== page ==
at prioritising issues/ care within the case study

·
V. good / excellent clinical
reasoning and synthesis of concepts arising from the case study, justifies
judgments and reasons for decisions / courses of action (e.g. related to pt
cues, goals / expected outcomes / evidence)

·
Logical / clear / succinct
progression of concepts / ideas demonstrated / presents as a unified whole

·
V. good / excellent analysis, well
prioritised care detailed and succinctly communicated.

0-1.5

2-2.5

3-3.5

4-5

Content:
Nursing roles / actions / interventions

·
Nursing actions / interventions
minimal / not evident / inadequately prioritised

·
No / limited rationale included &/orinadequately
explained

·
Nurses role in detecting
deterioration absent/ minimal (e.g. equates assessment monitoring with
routine observations only)

·
No / inadequate literature sources
used to support actions e.g. over 8 years old and lack of evidenced based
research e.g. uses mainly texts

·
Some nursing actions / interventions
detailed however priorities are not well defined

·
Rational included however
explanation not clear or not focused / specific enough to the action/
intervention

·
Nurses role in detecting
deterioration marginally detailed – some association made with cues / signs /
symptoms presented (e.g. further explanation required to clarify
relationships between cues and deterioration)

·
Fair breadth of sources utilised /
lacks depth (e.g. mainly text / with 3 or less journal articles)

·
Breadth of nursing actions /
interventions included, some evidence
of prioritisation of actions appropriate to the case study

·
Satisfactory rationale included /
relates to the intervention / action chosen

·
Nurses role in detecting
deterioration satisfactorily detailed however not fully developed / at times
lacks detail (e.g. assessment / monitoring not fully explained, role in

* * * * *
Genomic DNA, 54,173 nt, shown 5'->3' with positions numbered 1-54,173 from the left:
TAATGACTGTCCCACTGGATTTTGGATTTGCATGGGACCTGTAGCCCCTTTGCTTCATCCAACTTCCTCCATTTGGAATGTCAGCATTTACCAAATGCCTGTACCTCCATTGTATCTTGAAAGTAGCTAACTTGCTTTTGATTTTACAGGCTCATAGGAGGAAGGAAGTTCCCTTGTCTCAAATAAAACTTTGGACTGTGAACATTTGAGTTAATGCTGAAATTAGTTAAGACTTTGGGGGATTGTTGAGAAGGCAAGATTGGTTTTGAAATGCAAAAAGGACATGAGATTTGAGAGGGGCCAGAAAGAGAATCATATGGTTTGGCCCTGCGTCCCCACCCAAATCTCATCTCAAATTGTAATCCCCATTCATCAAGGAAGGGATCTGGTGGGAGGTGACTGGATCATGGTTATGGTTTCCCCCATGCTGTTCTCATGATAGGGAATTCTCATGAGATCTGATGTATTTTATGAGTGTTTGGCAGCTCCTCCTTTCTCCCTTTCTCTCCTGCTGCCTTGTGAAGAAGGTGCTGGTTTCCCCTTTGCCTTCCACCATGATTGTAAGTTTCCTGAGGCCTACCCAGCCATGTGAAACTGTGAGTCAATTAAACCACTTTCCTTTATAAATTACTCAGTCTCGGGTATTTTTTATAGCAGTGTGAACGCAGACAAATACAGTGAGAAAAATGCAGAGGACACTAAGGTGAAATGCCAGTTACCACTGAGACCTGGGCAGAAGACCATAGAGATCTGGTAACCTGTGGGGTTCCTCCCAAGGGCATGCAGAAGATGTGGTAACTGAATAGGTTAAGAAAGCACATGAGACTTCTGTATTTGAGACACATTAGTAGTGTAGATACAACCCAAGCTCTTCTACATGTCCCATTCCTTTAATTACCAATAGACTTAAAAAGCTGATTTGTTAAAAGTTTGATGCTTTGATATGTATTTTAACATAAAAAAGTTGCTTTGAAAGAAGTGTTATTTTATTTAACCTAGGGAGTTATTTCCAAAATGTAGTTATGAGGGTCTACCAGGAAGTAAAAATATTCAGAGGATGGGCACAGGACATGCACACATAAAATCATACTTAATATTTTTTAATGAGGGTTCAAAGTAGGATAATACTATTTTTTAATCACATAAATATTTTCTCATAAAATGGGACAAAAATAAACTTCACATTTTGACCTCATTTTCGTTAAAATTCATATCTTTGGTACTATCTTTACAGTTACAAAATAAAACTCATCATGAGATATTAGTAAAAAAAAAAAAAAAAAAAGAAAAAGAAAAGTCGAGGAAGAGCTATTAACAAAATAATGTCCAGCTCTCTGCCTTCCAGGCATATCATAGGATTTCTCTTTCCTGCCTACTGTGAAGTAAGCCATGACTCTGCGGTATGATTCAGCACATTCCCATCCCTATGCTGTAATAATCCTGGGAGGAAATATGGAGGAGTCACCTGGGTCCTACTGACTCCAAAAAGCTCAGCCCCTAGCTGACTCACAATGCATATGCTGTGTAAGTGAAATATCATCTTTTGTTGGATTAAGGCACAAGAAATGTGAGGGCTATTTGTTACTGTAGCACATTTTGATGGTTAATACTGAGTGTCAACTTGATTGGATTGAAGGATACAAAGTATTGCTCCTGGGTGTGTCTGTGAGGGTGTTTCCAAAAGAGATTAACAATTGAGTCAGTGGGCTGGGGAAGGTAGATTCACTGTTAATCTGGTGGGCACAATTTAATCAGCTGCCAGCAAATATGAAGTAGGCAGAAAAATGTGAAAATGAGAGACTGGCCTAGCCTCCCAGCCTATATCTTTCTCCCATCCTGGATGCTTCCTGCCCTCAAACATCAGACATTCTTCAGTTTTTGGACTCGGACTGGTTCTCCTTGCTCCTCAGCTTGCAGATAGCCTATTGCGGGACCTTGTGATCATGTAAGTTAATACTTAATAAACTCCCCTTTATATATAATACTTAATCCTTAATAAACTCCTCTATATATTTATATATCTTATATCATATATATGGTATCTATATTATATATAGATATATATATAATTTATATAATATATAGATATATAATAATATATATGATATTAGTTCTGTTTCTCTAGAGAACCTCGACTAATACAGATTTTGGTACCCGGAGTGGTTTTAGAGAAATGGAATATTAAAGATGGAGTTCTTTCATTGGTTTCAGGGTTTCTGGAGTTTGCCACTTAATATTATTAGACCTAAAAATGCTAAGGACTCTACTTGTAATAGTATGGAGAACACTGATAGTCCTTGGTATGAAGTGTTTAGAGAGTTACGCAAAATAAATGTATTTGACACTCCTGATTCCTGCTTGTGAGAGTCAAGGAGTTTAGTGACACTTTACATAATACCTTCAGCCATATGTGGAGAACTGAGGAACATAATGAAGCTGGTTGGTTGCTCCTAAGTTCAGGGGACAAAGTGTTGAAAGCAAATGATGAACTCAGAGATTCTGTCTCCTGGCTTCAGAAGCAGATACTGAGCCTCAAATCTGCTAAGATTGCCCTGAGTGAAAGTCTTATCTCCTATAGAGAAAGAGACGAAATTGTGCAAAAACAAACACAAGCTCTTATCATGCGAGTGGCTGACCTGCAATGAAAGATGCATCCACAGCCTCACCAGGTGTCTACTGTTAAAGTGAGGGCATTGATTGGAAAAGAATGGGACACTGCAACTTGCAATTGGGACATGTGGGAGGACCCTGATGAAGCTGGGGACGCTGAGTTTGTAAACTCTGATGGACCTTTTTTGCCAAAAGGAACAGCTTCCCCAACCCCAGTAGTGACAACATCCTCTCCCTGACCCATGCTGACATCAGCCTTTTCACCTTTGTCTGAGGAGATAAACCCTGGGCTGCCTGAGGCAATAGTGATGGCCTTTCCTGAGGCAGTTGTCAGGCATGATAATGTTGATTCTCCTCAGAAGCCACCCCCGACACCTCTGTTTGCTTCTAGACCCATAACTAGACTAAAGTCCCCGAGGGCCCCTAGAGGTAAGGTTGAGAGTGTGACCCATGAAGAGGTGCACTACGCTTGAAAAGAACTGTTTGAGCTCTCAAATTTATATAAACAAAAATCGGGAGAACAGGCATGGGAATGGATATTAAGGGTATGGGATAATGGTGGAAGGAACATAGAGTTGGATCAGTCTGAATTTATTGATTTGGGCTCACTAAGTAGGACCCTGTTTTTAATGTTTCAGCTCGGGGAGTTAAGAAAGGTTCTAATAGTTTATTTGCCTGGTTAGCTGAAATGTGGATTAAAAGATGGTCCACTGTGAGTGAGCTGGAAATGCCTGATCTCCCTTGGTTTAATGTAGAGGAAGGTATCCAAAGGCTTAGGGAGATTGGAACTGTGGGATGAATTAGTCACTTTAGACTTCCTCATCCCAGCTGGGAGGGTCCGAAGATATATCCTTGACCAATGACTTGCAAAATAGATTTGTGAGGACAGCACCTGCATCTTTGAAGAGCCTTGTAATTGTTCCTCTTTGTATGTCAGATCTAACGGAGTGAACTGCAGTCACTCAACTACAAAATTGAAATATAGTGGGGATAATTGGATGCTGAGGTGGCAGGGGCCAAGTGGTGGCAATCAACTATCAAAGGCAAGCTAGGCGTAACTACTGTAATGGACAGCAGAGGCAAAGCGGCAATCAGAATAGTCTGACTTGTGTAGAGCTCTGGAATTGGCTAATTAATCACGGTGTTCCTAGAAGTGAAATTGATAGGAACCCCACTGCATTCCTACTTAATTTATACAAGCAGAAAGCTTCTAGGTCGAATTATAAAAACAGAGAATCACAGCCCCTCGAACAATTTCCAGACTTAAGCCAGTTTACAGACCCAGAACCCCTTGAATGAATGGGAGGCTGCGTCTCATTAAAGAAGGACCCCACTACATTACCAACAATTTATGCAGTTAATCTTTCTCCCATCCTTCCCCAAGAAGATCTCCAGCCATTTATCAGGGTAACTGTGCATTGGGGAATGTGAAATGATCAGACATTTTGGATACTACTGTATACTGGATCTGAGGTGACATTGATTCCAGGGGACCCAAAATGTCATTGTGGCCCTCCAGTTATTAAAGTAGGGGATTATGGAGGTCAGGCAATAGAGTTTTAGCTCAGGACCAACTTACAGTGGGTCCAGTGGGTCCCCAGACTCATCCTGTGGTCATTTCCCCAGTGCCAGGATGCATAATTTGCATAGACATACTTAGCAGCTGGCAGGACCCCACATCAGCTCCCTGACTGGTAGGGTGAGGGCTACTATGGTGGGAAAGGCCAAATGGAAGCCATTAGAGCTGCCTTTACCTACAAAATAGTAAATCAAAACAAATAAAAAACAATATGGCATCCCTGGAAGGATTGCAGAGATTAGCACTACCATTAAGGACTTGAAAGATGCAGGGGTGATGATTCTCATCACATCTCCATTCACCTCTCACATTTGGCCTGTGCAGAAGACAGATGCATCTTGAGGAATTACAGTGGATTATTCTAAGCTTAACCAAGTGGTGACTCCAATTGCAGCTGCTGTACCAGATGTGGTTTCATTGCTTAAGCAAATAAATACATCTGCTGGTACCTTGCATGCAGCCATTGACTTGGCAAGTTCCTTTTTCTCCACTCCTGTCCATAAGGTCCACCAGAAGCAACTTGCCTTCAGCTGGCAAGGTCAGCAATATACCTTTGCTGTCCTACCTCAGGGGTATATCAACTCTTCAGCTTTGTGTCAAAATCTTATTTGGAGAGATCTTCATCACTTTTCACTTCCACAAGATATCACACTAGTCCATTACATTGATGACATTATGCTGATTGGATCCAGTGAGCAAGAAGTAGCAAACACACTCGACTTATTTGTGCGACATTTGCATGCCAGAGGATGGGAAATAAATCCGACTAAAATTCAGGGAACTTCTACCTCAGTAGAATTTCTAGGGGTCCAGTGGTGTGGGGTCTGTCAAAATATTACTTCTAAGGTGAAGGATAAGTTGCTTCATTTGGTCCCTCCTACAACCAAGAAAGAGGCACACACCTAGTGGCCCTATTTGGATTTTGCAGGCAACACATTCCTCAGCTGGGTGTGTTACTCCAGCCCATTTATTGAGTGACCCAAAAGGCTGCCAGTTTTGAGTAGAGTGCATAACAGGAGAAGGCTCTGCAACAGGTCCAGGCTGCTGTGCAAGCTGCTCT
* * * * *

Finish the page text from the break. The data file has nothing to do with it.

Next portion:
reporting not fully explained)

·
Sources demonstrate depth e.g. some
use of evidenced based research (4-7 research papers used, mostly contextual
to the case scenario)

·
V. good / excellent breadth and
depth of actions / clear / succinct in approach, priorities well defined

·
Rationale clearly / succinctly
relate to interventions / actions detailed

·
V. good / excellent development of
nurses role in detecting deterioration, includes at least 2 of the following

o
Early detection & timely
intervention

o
Prioritising & clinical
reasoning

o
Surveillance

o
Timely reporting / documenting

·
Sources to support actions /
interventions quality (evidenced based) & demonstrate depth and breadth
of reading (over 8 quality research sources – contextual to the case study)

0-3

4-5

6-8

9-10

Scholarly
conventions

·
Numerous (greater than 5)

o
Typographical

o
Punctuation

o
Grammatical

o
Referencing

Errors

·
Does not
conform to expected academic standards and scholarly conventions

·
Does not conform to Harvard or APA
referencing style

·
Under word limit, greater than 20 %

Over
word limit, greater than 20 %

·
Minimal (5 or less)

o
Typographical

o
Punctuation

o
Grammatical

o
Referencing (material cited
correctly)

Errors

·
Mostly
presented in accordance with expected academic standards and scholarly
conventions

·
Mostly
conforms to the referencing style stated 3 or less errors

Sources are mostly cited accurately

·
Within word
limits

·
Correct
grammar, spelling, punctuation, citation of references

·
Presented in
accordance with expected academic standards and scholarly conventions

·
Conforms to
academic referencing style stated

(1 typo allowed)

·
Within word
limits.

0

1

2

Total mark:

Comments & Signature of marker: